Having re-constituted upon its original bases the Reformed Church of France, Antoine Court in 1730 retired to Lausanne to preside over the seminary he had there founded, and which continued for eighty years to send forth pastors and martyrs to France.[7] Paul Rabaut took his place as nourisher of that Protestantism which Antoine Court had restored. The life of Rabaut was full of labors and perils; but he had the satisfaction of seeing the Protestant Church growing from day to day in spite of bloody arrets, and in defiance of the continued operation, sometimes in greater and sometimes in less intensity, of the dragonnade, the galleys, and the scaffold. As the result of continual journeyings, during which he seldom slept more than two nights in the same hiding-place, he kept flowing the fountains that his great predecessor had opened, and streams went forth to water the weary land. But neither then nor since has the Protestant Church of France attained the glory of her former days, when sovereigns and princes sat in her Synods, when great generals led her armies, and learned theologians and eloquent preachers filled her pulpits. She continued still to wear her chains. At length in 1787 came the Edict of Malesherbes, which merely permitted the Protestants to register their births, marriages, and deaths; in other words, recognized them as subjects, and permitted them to prosecute their professions and trades, but still held them punishable for their religious opinions. At last, amid clouds of seven-fold blackness, and the thunderings and lightnings of a righteous wrath, came the great Revolution, which with one stroke of awful justice rent the fetters of the French Protestants, and smote into the dust the throne which had so long oppressed them.




[1] See ante, vol. 2., p. 624.
[2] Felice, History of the Protestants of France, vol. 1., p. 309.
[3] Elie Benoit, Histoire de l'Edit de Nantes, tom. 2., p. 295. This is a work in five volumes, filled with the acts of violence and persecution which befell the Protestants from the reign of Henry IV to the Revocation of the Edict of Nantes.
[4] Felice, vol. 1., p. 315.
[5] Serres, Gen. Hist. of France, continued by Grimston, pp. 256, 257.
[6] Ibid. Young, Life of John Welsh, pp. 396, 397; Edin., 1866.
[7] Elie Benoit, tom. 2., p. 377.

[1] Felice, pp. 326, 327.
[2] Felice, p. 329.

[1] Weiss, History of the French Protestant Refugees, p. 26; Edin., 1854.
[2] Weiss, Hist. French Prot. Refugees, p. 34.
[3] Ibid.
[4] Ibid., p. 35.
[5] Hall's Works, vol. 6., p. 878.

[1] Voltaire, Age of Louis XIV., vol. 1., p. 73; Glas., 1753.
[2] Agnew, Protestant Exiles from France in the Reign of Louis XIV., vol. 1., p. 94 (a work of great research).
[3] Elie Benoit, Histoire de L'Edit de Nantes, tom. 4., livr. 17., 18.; Delft, 1695.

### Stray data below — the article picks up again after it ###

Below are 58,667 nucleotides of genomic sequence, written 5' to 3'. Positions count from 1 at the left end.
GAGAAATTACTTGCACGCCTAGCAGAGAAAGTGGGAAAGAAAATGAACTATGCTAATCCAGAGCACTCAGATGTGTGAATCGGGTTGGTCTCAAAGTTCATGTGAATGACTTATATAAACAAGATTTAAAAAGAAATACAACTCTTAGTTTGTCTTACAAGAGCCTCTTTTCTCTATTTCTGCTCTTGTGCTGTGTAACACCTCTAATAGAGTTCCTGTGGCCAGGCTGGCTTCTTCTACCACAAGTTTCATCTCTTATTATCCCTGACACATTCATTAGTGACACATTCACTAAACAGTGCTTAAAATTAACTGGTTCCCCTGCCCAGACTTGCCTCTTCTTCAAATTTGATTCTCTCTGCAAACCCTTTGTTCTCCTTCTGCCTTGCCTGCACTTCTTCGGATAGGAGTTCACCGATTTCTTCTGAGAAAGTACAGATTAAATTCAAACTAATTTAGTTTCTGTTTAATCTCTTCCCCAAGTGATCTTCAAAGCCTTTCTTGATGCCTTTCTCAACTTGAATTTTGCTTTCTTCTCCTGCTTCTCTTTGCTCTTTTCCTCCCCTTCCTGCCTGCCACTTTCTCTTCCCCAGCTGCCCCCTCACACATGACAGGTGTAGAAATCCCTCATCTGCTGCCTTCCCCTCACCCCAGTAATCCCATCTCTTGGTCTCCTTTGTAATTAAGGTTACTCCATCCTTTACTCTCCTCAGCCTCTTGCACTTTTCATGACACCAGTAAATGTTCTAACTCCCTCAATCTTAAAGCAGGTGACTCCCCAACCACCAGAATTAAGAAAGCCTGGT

[1] See Bulletin de la Societe de l'Histoire du Protestantisme Francais: Deuxieme annee; p. 167 et seq.; Paris, 1854.
[2] Weiss says the 22nd of October. It was probably signed on the 18th and published on the 22nd of October.
[3] Weiss, p. 72.
[4] The Archbishop of Dublin, Richard Chevenix Trench, is his great-grandson. The archbishop is descended by the mother's side from the family of Chevenix, and by the father's side from another Huguenot family, that of La Tranches.
[5] Elie Benoit, vol. 5., pp. 554, 953.
[6] Felice, vol. 2., p. 63. See also Bulletin de la Societe de l'Histoire du Protestantisme Francais: Premiere Annee; pp. 316, 535; Paris, 1853.
[7] Massillon's Funeral Oration on Louis XIV.
[8] This statue was melted in 1792, and cast into cannon, which thundered at Valmy. (Weiss, p. 93.) .
[9] We say three, although there are five, because two of the number axe obviously reproductions with slight variations in the design.

[1] Felice, vol. 2., p. 79.
[2] Ibid., vol 2, p. 78
[3] John Quick, Synodicon in Gallia Reformata, pp. 130, 131; Lond., 1692.
[4] History of the Sufferings of M. Louis de Marolles; the Hague, 1699. See also Admiral Baudin's letter to the President of the Society of the History of French Protestantism – Bulletin for June and July, 1852.
[5] Situated on the rocky isle that fronts the harbor of Marseilles.
[6] Published by him every fortnight after the Revocation of the Edict of Nantes.
[7] Felice, vol. 2., p. 87.
[8] Autobiography of a French Protestant condemned to the Galleys for the sake of his Religion (transl. from the French), p. 209. This work was written by Jean Marteilhe, who passed some years in the French galleys. It was translated by Oliver Goldsmith, first published at Rotterdam in 1757, and has since been re-published by the Religious Tract Society, London. See also Elie Benoit, bk. 24.
[9] Autobiography of a French Protestant, etc., pp. 203, 204.
[10] Bulletin de la Societe de l'Histoire du Protestantisme Francais, pp. 176, 320; Paris, 1853.

[1] Weiss – Bulletin de la Societe de l'Histoire du Protestantisme Francais, pp. 231-234; Paris, 1853.
[2] These medals or "tokens" are engraved on page 324. See Bulletin de la Societe de l'Histoire du Protestantisme Francais, p. 13; Paris, 1854.
[3] Felice, vol. 2., p. 82.
[4] Politique Tiree de l'Ecriture Sainte, livr. 4., art. 1., prop. 2.
[5] Bulletin de la Societe de l'Histoire du Protestantisme Francais, vol. 4.
[6] Ibid., vol. 10. p. 50.
[7] Weiss, in his History of the Refugees, says that more than 700 pastors emanated from this famous school. M. Coquerel, in his History of the Churches of the Desert, reduces the number to 100. The most reasonable calculation would not give less than 450, among whom were Alphonse Turretin and Abraham Ruchat, the historian of the Reformation in Switzerland.